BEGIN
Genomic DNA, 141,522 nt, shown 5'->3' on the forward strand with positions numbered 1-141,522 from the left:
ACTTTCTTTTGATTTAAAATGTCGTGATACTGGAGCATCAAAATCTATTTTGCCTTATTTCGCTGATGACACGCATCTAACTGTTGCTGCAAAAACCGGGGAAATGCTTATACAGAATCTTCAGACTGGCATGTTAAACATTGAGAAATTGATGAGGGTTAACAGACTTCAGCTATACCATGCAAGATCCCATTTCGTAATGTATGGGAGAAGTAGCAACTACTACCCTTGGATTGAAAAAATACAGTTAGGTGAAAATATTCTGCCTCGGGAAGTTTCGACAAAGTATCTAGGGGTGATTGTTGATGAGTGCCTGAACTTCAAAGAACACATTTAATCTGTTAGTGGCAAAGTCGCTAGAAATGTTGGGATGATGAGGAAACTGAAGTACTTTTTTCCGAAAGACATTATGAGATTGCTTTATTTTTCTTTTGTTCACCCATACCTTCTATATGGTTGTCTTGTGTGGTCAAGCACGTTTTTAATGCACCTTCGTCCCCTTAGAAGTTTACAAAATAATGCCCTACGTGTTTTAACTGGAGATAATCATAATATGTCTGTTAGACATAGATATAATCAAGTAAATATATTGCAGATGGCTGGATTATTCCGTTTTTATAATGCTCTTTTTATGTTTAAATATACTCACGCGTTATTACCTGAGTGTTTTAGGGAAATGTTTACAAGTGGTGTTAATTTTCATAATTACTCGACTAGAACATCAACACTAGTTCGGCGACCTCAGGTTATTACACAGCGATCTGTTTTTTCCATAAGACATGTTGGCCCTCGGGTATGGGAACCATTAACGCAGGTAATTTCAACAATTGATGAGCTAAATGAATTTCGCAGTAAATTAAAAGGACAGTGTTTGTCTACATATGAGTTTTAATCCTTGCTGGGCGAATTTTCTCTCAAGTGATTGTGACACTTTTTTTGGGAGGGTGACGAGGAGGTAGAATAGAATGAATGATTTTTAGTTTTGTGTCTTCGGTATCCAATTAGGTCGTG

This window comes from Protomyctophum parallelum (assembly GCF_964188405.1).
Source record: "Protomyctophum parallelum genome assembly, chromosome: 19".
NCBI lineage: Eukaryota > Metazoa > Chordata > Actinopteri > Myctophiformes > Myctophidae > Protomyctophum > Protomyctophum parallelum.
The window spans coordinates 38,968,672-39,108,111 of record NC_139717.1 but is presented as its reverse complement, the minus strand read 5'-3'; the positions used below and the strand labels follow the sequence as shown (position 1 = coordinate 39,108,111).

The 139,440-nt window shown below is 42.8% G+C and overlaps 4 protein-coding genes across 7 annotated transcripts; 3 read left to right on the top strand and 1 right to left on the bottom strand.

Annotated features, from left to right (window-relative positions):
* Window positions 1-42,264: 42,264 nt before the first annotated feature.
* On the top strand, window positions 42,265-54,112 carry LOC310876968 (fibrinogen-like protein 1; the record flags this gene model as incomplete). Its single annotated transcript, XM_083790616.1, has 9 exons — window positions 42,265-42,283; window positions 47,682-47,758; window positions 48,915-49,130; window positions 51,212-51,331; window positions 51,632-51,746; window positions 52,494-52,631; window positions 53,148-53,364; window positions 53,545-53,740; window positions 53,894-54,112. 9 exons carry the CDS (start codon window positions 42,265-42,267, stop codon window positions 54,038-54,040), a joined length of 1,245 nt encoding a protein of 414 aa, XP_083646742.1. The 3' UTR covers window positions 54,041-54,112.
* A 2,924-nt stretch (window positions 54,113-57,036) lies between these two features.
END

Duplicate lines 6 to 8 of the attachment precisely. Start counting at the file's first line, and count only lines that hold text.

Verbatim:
The window spans coordinates 38,968,672-39,108,111 of record NC_139717.1 but is presented as its reverse complement, the minus strand read 5'-3'; the positions used below and the strand labels follow the sequence as shown (position 1 = coordinate 39,108,111).

The 139,440-nt window shown below is 42.8% G+C and overlaps 4 protein-coding genes across 7 annotated transcripts; 3 read left to right on the top strand and 1 right to left on the bottom strand.

Annotated features, from left to right (window-relative positions):